2004-12-06 17:40:12 UTC
THE Pentagon has admitted that the war on terror and the invasion and
occupation of Iraq have increased support for al-Qaeda, made ordinary
Muslims hate the US and caused a global backlash against America
because of the "self-serving hypocrisy" of George W Bush's
administration over the Middle East.
The mea culpa is contained in a shockingly frank "strategic
communications" report, written this autumn by the Defence Science
Board for Pentagon supremo Donald Rumsfeld.
On "the war of ideas or the struggle for hearts and minds", the
report says, "American efforts have not only failed, they may also
have achieved the opposite of what they intended".
"American direct intervention in the Muslim world has paradoxically
elevated the stature of, and support for, radical Islamists, while
diminishing support for the United States to single digits in some Arab
Referring to the repeated mantra from the White House that those who
oppose the US in the Middle East "hate our freedoms", the report
says: "Muslims do not 'hate our freedoms', but rather, they hate
our policies. The overwhelming majority voice their objections to what
they see as one-sided support in favour of Israel and against
Palestinian rights, and the long-standing, even increasing support, for
what Muslims collectively see as tyrannies, most notably Egypt, Saudi
Arabia, Jordan, Pakistan and the Gulf states.
"Thus when American public diplomacy talks about bringing democracy
to Islamic societies, this is seen as no more than self-serving hypo
crisy. Moreover, saying that 'freedom is the future of the Middle
East' is seen as patronising ... in the eyes of Muslims, the American
occupation of Afghanistan and Iraq has not led to democracy there, but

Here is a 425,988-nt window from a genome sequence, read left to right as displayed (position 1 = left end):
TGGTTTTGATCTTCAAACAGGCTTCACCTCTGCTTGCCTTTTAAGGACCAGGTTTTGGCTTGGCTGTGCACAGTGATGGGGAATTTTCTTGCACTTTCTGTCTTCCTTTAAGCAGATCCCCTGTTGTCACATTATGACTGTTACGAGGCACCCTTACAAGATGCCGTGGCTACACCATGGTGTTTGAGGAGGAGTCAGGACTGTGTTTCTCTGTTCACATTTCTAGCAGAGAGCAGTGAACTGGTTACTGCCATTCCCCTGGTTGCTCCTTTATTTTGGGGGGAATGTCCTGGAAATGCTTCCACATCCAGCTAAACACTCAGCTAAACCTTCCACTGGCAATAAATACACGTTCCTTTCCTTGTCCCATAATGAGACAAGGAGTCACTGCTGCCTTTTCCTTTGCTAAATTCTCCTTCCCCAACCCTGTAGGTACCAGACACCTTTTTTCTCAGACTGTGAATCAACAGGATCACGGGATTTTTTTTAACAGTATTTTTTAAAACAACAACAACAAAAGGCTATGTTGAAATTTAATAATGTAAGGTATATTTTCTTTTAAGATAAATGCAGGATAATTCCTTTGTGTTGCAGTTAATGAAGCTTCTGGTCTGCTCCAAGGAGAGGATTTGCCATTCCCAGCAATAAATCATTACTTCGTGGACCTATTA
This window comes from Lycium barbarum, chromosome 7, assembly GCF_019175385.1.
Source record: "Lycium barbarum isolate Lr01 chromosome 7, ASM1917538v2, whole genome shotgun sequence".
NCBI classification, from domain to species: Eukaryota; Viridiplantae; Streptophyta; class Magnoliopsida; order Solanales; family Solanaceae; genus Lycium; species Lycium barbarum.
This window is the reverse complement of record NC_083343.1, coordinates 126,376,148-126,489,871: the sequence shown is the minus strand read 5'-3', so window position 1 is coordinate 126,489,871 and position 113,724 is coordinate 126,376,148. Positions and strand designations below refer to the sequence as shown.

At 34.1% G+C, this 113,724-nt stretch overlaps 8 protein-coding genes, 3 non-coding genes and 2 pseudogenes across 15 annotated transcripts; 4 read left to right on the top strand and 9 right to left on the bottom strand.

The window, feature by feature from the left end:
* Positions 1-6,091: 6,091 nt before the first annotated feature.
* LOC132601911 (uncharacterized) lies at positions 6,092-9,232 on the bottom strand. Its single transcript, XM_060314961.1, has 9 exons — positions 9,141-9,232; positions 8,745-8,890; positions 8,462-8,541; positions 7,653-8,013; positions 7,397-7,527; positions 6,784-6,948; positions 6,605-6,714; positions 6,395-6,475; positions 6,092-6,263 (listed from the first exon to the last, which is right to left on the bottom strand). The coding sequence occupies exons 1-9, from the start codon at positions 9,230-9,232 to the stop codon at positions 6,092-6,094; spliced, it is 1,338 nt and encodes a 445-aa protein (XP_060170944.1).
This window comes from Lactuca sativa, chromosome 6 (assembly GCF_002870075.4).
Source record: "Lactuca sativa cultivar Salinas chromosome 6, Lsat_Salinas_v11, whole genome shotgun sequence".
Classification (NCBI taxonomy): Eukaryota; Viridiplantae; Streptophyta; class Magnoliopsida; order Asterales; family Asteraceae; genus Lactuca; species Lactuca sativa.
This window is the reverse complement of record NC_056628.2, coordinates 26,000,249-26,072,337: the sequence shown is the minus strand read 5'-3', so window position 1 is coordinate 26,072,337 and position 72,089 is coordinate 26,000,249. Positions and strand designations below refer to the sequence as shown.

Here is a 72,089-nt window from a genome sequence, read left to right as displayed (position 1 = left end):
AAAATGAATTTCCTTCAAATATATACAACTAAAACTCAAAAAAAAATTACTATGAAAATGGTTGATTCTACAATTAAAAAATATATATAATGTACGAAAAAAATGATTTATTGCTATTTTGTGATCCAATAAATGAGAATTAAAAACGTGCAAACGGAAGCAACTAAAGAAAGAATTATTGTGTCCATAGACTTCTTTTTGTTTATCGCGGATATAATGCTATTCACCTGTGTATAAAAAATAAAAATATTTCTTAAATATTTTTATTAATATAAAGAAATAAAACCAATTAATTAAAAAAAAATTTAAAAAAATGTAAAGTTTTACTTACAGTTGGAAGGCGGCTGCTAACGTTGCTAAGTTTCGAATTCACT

only more chaos and suffering. US actions appear in contrast to be
motivated by ulterior motives, and deliberately controlled in order to
best serve American national interests at the expense of truly Muslim
The way America has handled itself since September 11 has played
straight into the hands of al-Qaeda, the report adds. "American
actions have elevated the authority of the jihadi insurgents and tended
to ratify their legitimacy among Muslims." The result is that
al-Qaeda has gone from being a marginal movement to having support
across the entire Muslim world.
"Muslims see Americans as strangely narcissistic," the report goes
on, adding that to the Arab world the war is "no more than an
extension of American domestic politics". The US has zero credibility
among Muslims which means that "whatever Americans do and say only
serves ... the enemy".
The report says that the US is now engaged in a "global and
generational struggle of ideas" which it is rapidly losing. In order
to reverse the trend, the US must make "strategic communication"
- which includes the dissemination of propaganda and the running of
military psychological operations - an integral part of national
security. The document says that "Presidential leadership" is
needed in this "ideas war" and warns against "arrogance,
opportunism and double standards".
"We face a war on terrorism," the report says, "intensified
conflict with Islam, and insurgency in Iraq. Worldwide anger and
discontent are directed at America's tarnished credibility and ways
the US pursues its goals. There is a consensus that America's power
to persuade is in a state of crisis." More than 90% of the
populations of some Muslims countries, such as Saudi Arabia, are
opposed to US policies.
"The war has increased mistrust of America in Europe," the report
adds, "weakened support for the war on terrorism and undermined US
credibility worldwide." This, in turn, poses an increased threat to
US national security.
America's "image problem", the report authors suggest, is
"linked to perceptions of the US as arrogant, hypocritical and